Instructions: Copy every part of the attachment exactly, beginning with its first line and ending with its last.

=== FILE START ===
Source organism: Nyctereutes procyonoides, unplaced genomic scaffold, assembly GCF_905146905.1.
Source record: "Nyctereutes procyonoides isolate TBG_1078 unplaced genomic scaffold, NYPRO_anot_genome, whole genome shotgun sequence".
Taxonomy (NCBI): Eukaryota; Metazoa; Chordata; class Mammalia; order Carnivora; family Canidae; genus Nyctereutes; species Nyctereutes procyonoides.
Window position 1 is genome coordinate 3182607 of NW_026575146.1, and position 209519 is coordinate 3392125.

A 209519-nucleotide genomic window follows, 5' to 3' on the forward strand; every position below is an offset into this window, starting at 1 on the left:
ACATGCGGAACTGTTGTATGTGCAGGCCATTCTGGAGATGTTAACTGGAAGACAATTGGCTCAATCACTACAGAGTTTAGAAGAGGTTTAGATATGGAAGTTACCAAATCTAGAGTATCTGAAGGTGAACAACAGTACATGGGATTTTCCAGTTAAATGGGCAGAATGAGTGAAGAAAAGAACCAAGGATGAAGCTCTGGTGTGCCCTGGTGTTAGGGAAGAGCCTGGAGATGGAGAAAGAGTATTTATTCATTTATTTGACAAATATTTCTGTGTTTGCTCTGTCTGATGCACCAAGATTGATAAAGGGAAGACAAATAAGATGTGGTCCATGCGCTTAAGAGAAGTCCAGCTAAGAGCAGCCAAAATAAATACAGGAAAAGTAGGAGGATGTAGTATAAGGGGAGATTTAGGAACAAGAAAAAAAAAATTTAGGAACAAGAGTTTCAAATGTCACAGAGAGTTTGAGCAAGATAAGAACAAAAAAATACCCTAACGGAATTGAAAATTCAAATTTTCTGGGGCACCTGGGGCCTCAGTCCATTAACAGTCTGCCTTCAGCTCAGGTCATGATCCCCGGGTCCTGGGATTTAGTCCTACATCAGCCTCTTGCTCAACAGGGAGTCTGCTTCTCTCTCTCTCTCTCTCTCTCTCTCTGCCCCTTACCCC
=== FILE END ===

Source organism: Nyctereutes procyonoides, unplaced genomic scaffold, assembly GCF_905146905.1.
Source record: "Nyctereutes procyonoides isolate TBG_1078 unplaced genomic scaffold, NYPRO_anot_genome, whole genome shotgun sequence".
Taxonomy (NCBI): Eukaryota; Metazoa; Chordata; class Mammalia; order Carnivora; family Canidae; genus Nyctereutes; species Nyctereutes procyonoides.
Window position 1 is genome coordinate 3182607 of NW_026575146.1, and position 209519 is coordinate 3392125.

A 209519-nucleotide genomic window follows, 5' to 3' on the forward strand; every position below is an offset into this window, starting at 1 on the left:
ACATGCGGAACTGTTGTATGTGCAGGCCATTCTGGAGATGTTAACTGGAAGACAATTGGCTCAATCACTACAGAGTTTAGAAGAGGTTTAGATATGGAAGTTACCAAATCTAGAGTATCTGAAGGTGAACAACAGTACATGGGATTTTCCAGTTAAATGGGCAGAATGAGTGAAGAAAAGAACCAAGGATGAAGCTCTGGTGTGCCCTGGTGTTAGGGAAGAGCCTGGAGATGGAGAAAGAGTATTTATTCATTTATTTGACAAATATTTCTGTGTTTGCTCTGTCTGATGCACCAAGATTGATAAAGGGAAGACAAATAAGATGTGGTCCATGCGCTTAAGAGAAGTCCAGCTAAGAGCAGCCAAAATAAATACAGGAAAAGTAGGAGGATGTAGTATAAGGGGAGATTTAGGAACAAGAAAAAAAAAATTTAGGAACAAGAGTTTCAAATGTCACAGAGAGTTTGAGCAAGATAAGAACAAAAAAATACCCTAACGGAATTGAAAATTCAAATTTTCTGGGGCACCTGGGGCCTCAGTCCATTAACAGTCTGCCTTCAGCTCAGGTCATGATCCCCGGGTCCTGGGATTTAGTCCTACATCAGCCTCTTGCTCAACAGGGAGTCTGCTTCTCTCTCTCTCTCTCTCTCTCTCTCTGCCCCTTACCCC